What workers should know about price gouging

Many prices are far above average inflation. Gasoline is up 18.2%; butter and eggs 30%. PHOTO: Kathleen Merrigan / FS
Share with your friends

Este artículo en Español

Prices for many commodities that workers need for survival continue to climb or remain stubbornly high. The wage growth seen over the last 18 months that dampened inflation for some is now on the decline. Supply chain shocks and shortages are starting to abate, but corporations are keeping prices high because, due to limited competition, they can. How can workers find relief?

Inflation and its causes. In the United States, the Consumer Price Index (CPI) issued by the Bureau of Labor Statistics is a measurement of average market prices over time for select commodities. It increased 0.4% in September 2022 and is up 8.2% over the last year.

But the actual change in certain prices versus one year ago is more telling. To name just a few national averages, butter and eggs are up over 30%, public transportation 27%, and gasoline 18.2%. In several states, rental housing has increased by double digits.

Wages, on the other hand, declined by 0.1% in September and have fallen 3% year over year when adjusted for inflation. Federal pandemic era assistance programs that temporarily protected workers have all expired.

If it isn’t supply chain disruptions caused by global events that are hitting workers’ pocketbooks, it is the stone-cold greed of major corporations. Almost every industry providing vital goods and services — food, pharmaceuticals, autos, banking, fuel, cable and more — is dominated with near monopoly power by a few behemoths.

They are using international affairs supposedly out of their control as a pretext to raise prices far above their costs of production. And they’re laughing all the way to the bank with record profits. The Economic Policy Institute found that since recovery from the Covid-19 recession began, rising profit margins have accounted for roughly 40% of the increase in prices in the U.S.

Price controls and other partial solutions. There are two forms of controls: “floors” and “ceilings.”

Raising the floor, meaning minimum wages, would be a big help. In the United States, the federal minimum of $7.25 per hour has not increased since 2009. And the federal rate for tipped employees of $2.13 is a disgrace! Workers in 30 states; Washington, D.C.; and Puerto Rico have taken the initiative and won wages above the federal minimum, giving them a little breathing room. But it still applies in 20 states. And the federal minimum wage and many others don’t rise with inflation as they should.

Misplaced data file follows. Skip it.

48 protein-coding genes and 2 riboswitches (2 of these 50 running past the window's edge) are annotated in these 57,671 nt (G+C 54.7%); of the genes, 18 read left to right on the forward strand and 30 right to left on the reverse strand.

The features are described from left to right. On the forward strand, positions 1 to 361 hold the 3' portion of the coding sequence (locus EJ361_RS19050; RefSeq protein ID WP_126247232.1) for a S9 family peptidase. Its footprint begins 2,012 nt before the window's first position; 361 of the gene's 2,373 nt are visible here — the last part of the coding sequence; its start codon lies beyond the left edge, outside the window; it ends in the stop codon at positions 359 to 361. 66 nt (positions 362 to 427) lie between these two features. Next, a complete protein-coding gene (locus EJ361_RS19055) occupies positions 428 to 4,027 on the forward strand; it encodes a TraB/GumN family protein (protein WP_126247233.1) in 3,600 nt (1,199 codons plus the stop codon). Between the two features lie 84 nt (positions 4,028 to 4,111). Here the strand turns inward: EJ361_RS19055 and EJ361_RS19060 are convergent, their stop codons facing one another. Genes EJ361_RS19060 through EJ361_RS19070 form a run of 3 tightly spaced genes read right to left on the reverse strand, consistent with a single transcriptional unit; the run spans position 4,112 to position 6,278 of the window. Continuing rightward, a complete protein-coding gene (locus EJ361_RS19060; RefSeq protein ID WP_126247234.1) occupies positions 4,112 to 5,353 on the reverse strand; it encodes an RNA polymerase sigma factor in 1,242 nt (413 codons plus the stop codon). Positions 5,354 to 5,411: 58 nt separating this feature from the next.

Price “ceilings” have been applied around the world in the last 100 years, with mixed success for working people. They have been used in times of economic calamity and war.

In both world wars and the Korean and Vietnam wars, price and wage controls and rationing of commodities were on the menu of temporary measures as the U.S. directed maximum resources to war efforts. (War production accounted for 52% of the gross national product in World War I.) In World War II, new government departments, including the Office of Price Administration were created to administer production of and prices for commodities that were in short supply and high demand. Such measures were also employed during the Korean War and after Vietnam to keep inflation down, but it reignited when they were lifted.

There are other ways to keep prices down that don’t cut wages. They fall on a spectrum of effectiveness; some are more valuable than others.

The U.S. has Medicare and Medicaid, which are public health care insurance programs limited to seniors and low income people. They pay for mostly private sector services and medications, so they must contend with the capitalist marketplace. Their ability to control prices is limited and often prohibited by law. They are not as widely available or cost effective as the fully public healthcare in the U.K. and France.

Public housing in the U.S., originally a New Deal program of the 1930s, limits rents to 30% of tenants’ income. When widely available, it kept the entire housing market more affordable due to competition but has been steadily starved of funding over decades. Rent control has been used in select cities but starts at unaffordable market rates and has been undermined by developers and politicians so that the available housing supply is limited.

The Brazilian government-owned oil company, Petrobras, controls 80% of refining capacity, and its management must get federal permission to raise prices. In the U.S., calls are getting louder to impose windfall profit taxes on industries like oil and gas, and to break up trusts to reintroduce competition.

Nationalization. Price controls, regulation, taxes, and partial public ownership of certain firms give working people a relatively better shot at survival. But these will never be as successful as fully nationalized industries under workers’ control, where the power of the private market is eliminated. Not only can nationalization determine prices, but it can also usher in much more efficient use of resources by producing for human needs and those of the planet, instead of private profit.

If the energy industry alone were nationalized in the most developed countries, it could stabilize prices globally and give humanity a fighting chance to curb and eventually reverse global warming by phasing out fossil fuels and shifting to sustainable forms of energy.

Send feedback to FSnews@socialism.com.

From August 2021 to August 2022, profits went up 20%, prices went up 8%, and wages went up 6.5%. Source: Portside.org

Share with your friends